The Student Voice of Coastal Carolina University



Jacob’s Playlist: “Vulgar Display of Power” by Pantera

Album cover provided by Wikipedia.
Album cover provided by Wikipedia.

Let’s kick this year into high gear with an album featuring some kick to it.  


Pantera started out as a hair metal band in the ‘80s but later made the switch to groove metal,  inspiring many famous bands to do the same. The band featured a hard-hitting sound and some truly incredible playing from guitarist Dimebag Darrell. 


The album starts off strongly with “Mouth for War,” a song about being faced with hardships and using it as fuel to carry on. On a similar note, “A New Level,” is a head banger about leaving your past self behind and becoming better, is certainly an inspirational message about starting something new.  


It also featured a couple heavier songs with stronger, more serious messsages, including one of Pantera’s most famous songs, “Walk.” This song is a true rager that is filled with such strength you can’t help but want to shout it as loud as you can, a classic that makes it impossible to sit still while listening to it. The second being “Fucking Hostile,” a song about hypocrisy within institutions who don’t abide by their own rules, leaving little room for personal growth.  


Switching the vibe to almost a ballad and back and forth between harsh and soft, “This Love” makes for a memorable experience and has great heart to it. This song is then followed by “Rise,” a song that pushes a message about everyone coming together against those who try to pin people against each other. It tells listeners to not give in to the hatred those in power try to force on us while featuring one of the greatest riffs on the album.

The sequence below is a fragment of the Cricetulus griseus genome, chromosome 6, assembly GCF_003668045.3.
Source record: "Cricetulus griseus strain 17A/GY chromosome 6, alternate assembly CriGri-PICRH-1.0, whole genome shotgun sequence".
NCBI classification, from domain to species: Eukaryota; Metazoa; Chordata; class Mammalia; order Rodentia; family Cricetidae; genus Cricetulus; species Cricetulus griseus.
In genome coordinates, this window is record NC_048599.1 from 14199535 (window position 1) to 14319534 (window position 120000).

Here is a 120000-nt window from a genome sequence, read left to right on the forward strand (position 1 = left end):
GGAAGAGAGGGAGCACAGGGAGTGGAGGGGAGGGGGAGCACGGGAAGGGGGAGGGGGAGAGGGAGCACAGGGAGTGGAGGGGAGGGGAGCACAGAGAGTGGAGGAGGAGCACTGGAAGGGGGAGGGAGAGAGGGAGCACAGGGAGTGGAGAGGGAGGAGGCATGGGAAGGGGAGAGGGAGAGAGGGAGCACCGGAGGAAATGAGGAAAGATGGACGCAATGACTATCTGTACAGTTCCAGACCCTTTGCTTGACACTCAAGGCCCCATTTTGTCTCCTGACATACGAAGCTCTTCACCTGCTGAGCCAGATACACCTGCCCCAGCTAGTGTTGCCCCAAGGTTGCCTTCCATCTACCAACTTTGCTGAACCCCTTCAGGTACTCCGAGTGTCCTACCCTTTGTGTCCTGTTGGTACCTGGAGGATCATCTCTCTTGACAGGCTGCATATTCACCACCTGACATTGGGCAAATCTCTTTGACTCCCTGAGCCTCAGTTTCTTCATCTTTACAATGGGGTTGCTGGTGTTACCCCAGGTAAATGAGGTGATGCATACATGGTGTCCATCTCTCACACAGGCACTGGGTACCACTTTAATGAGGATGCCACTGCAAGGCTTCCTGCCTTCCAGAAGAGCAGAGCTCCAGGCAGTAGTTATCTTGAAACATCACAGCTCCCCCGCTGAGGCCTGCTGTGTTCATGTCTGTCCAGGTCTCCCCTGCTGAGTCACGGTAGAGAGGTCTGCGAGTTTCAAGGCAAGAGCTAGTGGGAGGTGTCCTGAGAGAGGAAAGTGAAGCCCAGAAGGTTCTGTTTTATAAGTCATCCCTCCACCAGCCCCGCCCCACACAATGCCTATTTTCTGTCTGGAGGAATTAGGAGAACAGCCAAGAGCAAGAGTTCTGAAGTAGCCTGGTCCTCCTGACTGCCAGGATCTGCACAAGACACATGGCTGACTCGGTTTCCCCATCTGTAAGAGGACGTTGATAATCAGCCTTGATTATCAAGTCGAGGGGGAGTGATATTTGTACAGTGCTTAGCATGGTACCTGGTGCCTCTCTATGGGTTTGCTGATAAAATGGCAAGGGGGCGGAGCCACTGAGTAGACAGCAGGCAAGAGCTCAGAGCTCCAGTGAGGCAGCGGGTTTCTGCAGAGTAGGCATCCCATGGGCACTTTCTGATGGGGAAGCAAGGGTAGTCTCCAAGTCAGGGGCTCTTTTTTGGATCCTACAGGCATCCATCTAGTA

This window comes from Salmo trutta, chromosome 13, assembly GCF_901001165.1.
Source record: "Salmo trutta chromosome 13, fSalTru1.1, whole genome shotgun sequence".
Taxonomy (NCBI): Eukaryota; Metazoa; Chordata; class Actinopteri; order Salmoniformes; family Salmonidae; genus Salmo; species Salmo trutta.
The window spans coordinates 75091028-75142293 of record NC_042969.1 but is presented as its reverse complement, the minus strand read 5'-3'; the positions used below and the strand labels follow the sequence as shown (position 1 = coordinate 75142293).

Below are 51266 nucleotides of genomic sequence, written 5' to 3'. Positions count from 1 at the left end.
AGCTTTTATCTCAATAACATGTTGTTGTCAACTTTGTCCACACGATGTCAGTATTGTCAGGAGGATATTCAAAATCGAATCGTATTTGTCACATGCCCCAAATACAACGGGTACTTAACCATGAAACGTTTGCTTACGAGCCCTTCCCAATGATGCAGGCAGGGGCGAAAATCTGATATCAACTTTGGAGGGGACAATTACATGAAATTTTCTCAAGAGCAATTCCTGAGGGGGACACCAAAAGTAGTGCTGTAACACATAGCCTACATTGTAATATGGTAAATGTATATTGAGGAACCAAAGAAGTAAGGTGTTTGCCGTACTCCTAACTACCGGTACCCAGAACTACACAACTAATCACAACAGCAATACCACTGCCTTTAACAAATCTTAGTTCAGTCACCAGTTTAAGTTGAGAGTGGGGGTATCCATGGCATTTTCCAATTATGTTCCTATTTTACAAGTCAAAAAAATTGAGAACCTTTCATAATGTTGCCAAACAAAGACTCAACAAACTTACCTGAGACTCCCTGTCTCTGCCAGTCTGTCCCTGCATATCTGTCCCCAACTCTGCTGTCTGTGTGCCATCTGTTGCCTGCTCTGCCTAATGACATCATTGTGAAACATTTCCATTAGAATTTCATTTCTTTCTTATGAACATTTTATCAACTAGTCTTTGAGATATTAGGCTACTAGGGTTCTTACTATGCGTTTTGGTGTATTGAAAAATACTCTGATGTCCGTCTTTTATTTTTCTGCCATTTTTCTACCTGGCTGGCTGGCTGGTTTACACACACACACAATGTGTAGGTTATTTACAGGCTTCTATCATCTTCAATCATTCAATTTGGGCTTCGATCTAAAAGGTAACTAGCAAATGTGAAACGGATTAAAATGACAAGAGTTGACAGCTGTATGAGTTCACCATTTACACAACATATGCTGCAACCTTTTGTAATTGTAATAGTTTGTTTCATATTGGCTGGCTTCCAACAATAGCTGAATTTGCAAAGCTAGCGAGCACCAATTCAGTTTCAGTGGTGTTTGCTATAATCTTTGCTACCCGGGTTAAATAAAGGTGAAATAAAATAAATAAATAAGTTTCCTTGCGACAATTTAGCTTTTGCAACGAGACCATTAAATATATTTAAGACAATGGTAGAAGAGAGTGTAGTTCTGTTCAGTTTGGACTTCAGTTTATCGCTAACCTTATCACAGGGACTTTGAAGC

Sparking controversy, the song “No Good (Attack the Radical)” written after lead vocals Phil Anselmo was accused of racism, addressed these allegations. In this song he talks about how everyone argues for superiority due to personal issues and how focusing on race only amplifies division. 


One of my favorite songs from the album, “Live in a Hole,” speaks about the struggles of social anxiety and how isolation feels necessary, yet only makes things worse. It has killer riffs that flaunt Darrell’s overall skill and musical talent. Also addressing internal moral dilemmas, “Regular People (Conceit)” addresses the harms of faking who you are to act “macho” and how not being yourself, ultimately hurts you in the end.  


The last two songs are “By Demons Be Driven,” a song about religious cults and their unhealthy habits and ”Hollow” the final ballad of the album. “By Demons Be Driven” included some insane guitar playing with pinch harmonics and stellar drumming, which is commonly overlooked due to Darrell‘s talent. The last song, ”Hollow,” is about Anselmo’s friend who was involved in a serious car crash and put into a coma, explaining the title which comes from him feeling like his friend became a hollow shell of who he was prior to the accident.  


My top picks for this album, even though a hard choice, are “This Love,” “Rise,” ”Live in a Hole” and “By Demons Be Driven.”  

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